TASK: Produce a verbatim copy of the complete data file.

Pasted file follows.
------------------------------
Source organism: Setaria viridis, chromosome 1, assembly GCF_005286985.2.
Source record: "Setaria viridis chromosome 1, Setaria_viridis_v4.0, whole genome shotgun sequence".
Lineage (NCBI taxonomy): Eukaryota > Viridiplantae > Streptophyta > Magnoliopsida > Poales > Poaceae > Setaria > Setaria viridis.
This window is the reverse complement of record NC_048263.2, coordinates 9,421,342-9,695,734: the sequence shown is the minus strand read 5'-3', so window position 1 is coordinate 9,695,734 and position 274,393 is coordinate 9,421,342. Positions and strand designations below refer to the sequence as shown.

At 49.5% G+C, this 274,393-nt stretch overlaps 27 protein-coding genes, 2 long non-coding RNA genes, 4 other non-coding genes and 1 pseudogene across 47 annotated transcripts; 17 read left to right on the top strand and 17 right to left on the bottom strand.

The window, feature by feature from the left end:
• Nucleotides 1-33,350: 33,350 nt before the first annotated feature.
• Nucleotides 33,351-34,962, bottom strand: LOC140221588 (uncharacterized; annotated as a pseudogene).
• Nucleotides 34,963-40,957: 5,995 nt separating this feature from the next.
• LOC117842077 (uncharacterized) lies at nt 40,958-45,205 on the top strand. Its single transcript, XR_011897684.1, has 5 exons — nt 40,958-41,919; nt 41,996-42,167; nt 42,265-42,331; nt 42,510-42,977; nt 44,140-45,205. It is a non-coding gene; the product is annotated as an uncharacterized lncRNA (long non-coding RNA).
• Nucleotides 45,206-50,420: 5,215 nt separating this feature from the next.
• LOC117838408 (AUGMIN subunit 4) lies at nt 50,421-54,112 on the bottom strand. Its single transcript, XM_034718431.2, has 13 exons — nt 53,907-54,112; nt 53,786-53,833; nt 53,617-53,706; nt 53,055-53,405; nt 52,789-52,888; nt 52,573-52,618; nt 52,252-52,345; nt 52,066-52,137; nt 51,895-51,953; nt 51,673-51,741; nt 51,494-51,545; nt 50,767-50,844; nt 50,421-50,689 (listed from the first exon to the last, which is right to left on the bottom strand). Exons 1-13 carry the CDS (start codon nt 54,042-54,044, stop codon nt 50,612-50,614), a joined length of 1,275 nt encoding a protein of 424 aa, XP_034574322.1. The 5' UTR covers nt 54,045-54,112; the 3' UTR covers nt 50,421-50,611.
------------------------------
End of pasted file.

Source organism: Setaria viridis, chromosome 1, assembly GCF_005286985.2.
Source record: "Setaria viridis chromosome 1, Setaria_viridis_v4.0, whole genome shotgun sequence".
Lineage (NCBI taxonomy): Eukaryota > Viridiplantae > Streptophyta > Magnoliopsida > Poales > Poaceae > Setaria > Setaria viridis.
This window is the reverse complement of record NC_048263.2, coordinates 9,421,342-9,695,734: the sequence shown is the minus strand read 5'-3', so window position 1 is coordinate 9,695,734 and position 274,393 is coordinate 9,421,342. Positions and strand designations below refer to the sequence as shown.

At 49.5% G+C, this 274,393-nt stretch overlaps 27 protein-coding genes, 2 long non-coding RNA genes, 4 other non-coding genes and 1 pseudogene across 47 annotated transcripts; 17 read left to right on the top strand and 17 right to left on the bottom strand.

The window, feature by feature from the left end:
• Nucleotides 1-33,350: 33,350 nt before the first annotated feature.
• Nucleotides 33,351-34,962, bottom strand: LOC140221588 (uncharacterized; annotated as a pseudogene).
• Nucleotides 34,963-40,957: 5,995 nt separating this feature from the next.
• LOC117842077 (uncharacterized) lies at nt 40,958-45,205 on the top strand. Its single transcript, XR_011897684.1, has 5 exons — nt 40,958-41,919; nt 41,996-42,167; nt 42,265-42,331; nt 42,510-42,977; nt 44,140-45,205. It is a non-coding gene; the product is annotated as an uncharacterized lncRNA (long non-coding RNA).
• Nucleotides 45,206-50,420: 5,215 nt separating this feature from the next.
• LOC117838408 (AUGMIN subunit 4) lies at nt 50,421-54,112 on the bottom strand. Its single transcript, XM_034718431.2, has 13 exons — nt 53,907-54,112; nt 53,786-53,833; nt 53,617-53,706; nt 53,055-53,405; nt 52,789-52,888; nt 52,573-52,618; nt 52,252-52,345; nt 52,066-52,137; nt 51,895-51,953; nt 51,673-51,741; nt 51,494-51,545; nt 50,767-50,844; nt 50,421-50,689 (listed from the first exon to the last, which is right to left on the bottom strand). Exons 1-13 carry the CDS (start codon nt 54,042-54,044, stop codon nt 50,612-50,614), a joined length of 1,275 nt encoding a protein of 424 aa, XP_034574322.1. The 5' UTR covers nt 54,045-54,112; the 3' UTR covers nt 50,421-50,611.